More than 100 groups who don’t get together often will urge the Maine Legislature to return to Augusta. It shows how much lawmakers have left undone.
Those who sit among the fundraising leaders in legislative races so far are mostly a mix of primary and swing-district hopefuls.
Democrat Janet Mills and Republican Shawn Moody are still fielding the most attacks, but they’re now punching at others in the field.
Maine legislators got some work done on Wednesday, but they still have more to do and left the State House on a sour note.
U.S. Rep. Chellie Pingree shouldn’t fret yet, but ranked-choice voting could give an independent a shot at knocking her off.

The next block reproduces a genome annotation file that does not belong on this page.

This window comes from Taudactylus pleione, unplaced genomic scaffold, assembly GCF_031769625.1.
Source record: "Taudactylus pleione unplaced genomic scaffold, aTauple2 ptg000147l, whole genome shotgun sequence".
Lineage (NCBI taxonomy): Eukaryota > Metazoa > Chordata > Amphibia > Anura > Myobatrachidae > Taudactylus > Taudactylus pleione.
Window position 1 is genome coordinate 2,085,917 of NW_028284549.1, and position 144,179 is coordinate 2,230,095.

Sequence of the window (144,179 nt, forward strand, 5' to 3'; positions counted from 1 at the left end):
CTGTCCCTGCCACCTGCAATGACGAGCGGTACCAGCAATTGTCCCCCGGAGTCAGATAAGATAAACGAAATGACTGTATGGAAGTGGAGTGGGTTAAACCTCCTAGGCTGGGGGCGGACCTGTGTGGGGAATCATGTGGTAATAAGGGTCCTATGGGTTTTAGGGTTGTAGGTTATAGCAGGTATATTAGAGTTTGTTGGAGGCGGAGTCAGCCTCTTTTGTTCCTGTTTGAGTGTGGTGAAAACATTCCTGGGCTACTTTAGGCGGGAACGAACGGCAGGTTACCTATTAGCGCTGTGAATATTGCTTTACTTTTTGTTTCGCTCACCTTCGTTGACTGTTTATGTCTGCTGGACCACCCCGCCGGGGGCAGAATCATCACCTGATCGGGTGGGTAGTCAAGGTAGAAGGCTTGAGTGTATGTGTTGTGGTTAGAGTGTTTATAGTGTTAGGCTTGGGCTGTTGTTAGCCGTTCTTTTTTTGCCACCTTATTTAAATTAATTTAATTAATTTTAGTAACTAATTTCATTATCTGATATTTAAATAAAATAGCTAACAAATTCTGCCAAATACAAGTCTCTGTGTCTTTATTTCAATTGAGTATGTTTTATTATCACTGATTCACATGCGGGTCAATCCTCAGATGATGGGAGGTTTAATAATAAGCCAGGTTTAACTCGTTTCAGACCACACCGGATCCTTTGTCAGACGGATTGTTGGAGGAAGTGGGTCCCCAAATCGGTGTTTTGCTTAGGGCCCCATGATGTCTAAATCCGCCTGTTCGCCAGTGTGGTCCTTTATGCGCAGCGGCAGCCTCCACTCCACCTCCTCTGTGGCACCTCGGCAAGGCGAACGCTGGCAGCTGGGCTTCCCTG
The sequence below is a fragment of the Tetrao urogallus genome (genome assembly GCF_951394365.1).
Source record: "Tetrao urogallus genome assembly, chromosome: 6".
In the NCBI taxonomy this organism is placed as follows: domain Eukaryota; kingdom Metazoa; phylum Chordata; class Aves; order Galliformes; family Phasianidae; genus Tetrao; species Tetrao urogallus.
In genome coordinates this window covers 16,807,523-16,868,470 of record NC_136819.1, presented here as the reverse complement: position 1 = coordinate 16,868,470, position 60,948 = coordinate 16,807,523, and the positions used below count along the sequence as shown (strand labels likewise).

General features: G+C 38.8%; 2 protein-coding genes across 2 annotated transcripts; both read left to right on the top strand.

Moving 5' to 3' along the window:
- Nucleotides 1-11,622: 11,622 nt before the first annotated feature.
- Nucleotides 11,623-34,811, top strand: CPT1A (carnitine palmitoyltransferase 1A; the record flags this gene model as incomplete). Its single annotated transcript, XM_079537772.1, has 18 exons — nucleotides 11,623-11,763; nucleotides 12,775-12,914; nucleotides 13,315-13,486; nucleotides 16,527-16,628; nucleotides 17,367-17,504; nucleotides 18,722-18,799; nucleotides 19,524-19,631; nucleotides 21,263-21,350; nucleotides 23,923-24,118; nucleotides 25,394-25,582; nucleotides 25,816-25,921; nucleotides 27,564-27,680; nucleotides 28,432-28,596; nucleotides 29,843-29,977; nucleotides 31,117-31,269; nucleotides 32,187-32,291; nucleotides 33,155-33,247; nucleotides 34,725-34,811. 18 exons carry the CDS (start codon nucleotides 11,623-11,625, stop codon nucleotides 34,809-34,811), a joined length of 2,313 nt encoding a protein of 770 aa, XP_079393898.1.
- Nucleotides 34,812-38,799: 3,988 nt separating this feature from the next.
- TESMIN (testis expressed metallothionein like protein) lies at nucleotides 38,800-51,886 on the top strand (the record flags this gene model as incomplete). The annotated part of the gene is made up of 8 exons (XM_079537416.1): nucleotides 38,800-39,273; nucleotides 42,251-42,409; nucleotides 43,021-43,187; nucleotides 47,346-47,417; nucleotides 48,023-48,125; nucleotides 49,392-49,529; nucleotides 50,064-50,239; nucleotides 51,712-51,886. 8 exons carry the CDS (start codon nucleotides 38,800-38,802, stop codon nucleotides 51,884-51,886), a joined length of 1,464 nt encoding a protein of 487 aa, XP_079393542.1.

The Legislature’s budget-writing committee has set a time to go over unfinished work on Wednesday. What isn’t set is a deal.
Lawmakers are moving swiftly toward proposing measures they think will strengthen protections for abused children, but not swiftly enough for some.
A bill left unfinished by the Legislature earlier this year could prevent the Maine Ethics Commission from dispersing clean election funds to candidates after July 1.
Three Democrats are collaborating against Attorney General Janet Mills in the gubernatorial race and one Republican wants to go it alone in ranked-choice voting.
Independents hold a crucial gap between the parties in the Maine House of Representatives, but it’s hard to use it to change outcomes while respecting individual differences.